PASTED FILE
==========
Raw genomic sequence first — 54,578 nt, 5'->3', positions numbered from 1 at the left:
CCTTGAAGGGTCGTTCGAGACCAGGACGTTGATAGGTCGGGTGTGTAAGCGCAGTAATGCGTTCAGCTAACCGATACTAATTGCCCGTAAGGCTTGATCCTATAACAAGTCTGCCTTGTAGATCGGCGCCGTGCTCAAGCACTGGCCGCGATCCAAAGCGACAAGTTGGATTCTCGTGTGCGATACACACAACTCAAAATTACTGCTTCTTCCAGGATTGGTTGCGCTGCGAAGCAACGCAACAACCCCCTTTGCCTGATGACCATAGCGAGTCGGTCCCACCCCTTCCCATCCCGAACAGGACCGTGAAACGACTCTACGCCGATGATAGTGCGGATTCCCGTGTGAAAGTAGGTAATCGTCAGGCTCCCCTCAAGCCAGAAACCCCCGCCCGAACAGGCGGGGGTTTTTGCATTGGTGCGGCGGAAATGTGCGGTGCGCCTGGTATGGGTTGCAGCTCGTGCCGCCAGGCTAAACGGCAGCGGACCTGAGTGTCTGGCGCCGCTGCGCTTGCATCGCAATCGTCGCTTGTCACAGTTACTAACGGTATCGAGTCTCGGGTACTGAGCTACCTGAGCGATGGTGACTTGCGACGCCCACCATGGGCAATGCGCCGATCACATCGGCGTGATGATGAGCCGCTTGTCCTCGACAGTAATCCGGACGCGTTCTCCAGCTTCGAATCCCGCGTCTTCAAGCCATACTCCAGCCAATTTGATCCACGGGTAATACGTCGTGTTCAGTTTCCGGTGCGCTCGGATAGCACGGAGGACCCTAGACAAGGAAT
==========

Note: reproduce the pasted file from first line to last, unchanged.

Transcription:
Raw genomic sequence first — 54,578 nt, 5'->3', positions numbered from 1 at the left:
CCTTGAAGGGTCGTTCGAGACCAGGACGTTGATAGGTCGGGTGTGTAAGCGCAGTAATGCGTTCAGCTAACCGATACTAATTGCCCGTAAGGCTTGATCCTATAACAAGTCTGCCTTGTAGATCGGCGCCGTGCTCAAGCACTGGCCGCGATCCAAAGCGACAAGTTGGATTCTCGTGTGCGATACACACAACTCAAAATTACTGCTTCTTCCAGGATTGGTTGCGCTGCGAAGCAACGCAACAACCCCCTTTGCCTGATGACCATAGCGAGTCGGTCCCACCCCTTCCCATCCCGAACAGGACCGTGAAACGACTCTACGCCGATGATAGTGCGGATTCCCGTGTGAAAGTAGGTAATCGTCAGGCTCCCCTCAAGCCAGAAACCCCCGCCCGAACAGGCGGGGGTTTTTGCATTGGTGCGGCGGAAATGTGCGGTGCGCCTGGTATGGGTTGCAGCTCGTGCCGCCAGGCTAAACGGCAGCGGACCTGAGTGTCTGGCGCCGCTGCGCTTGCATCGCAATCGTCGCTTGTCACAGTTACTAACGGTATCGAGTCTCGGGTACTGAGCTACCTGAGCGATGGTGACTTGCGACGCCCACCATGGGCAATGCGCCGATCACATCGGCGTGATGATGAGCCGCTTGTCCTCGACAGTAATCCGGACGCGTTCTCCAGCTTCGAATCCCGCGTCTTCAAGCCATACTCCAGCCAATTTGATCCACGGGTAATACGTCGTGTTCAGTTTCCGGTGCGCTCGGATAGCACGGAGGACCCTAGACAAGGAAT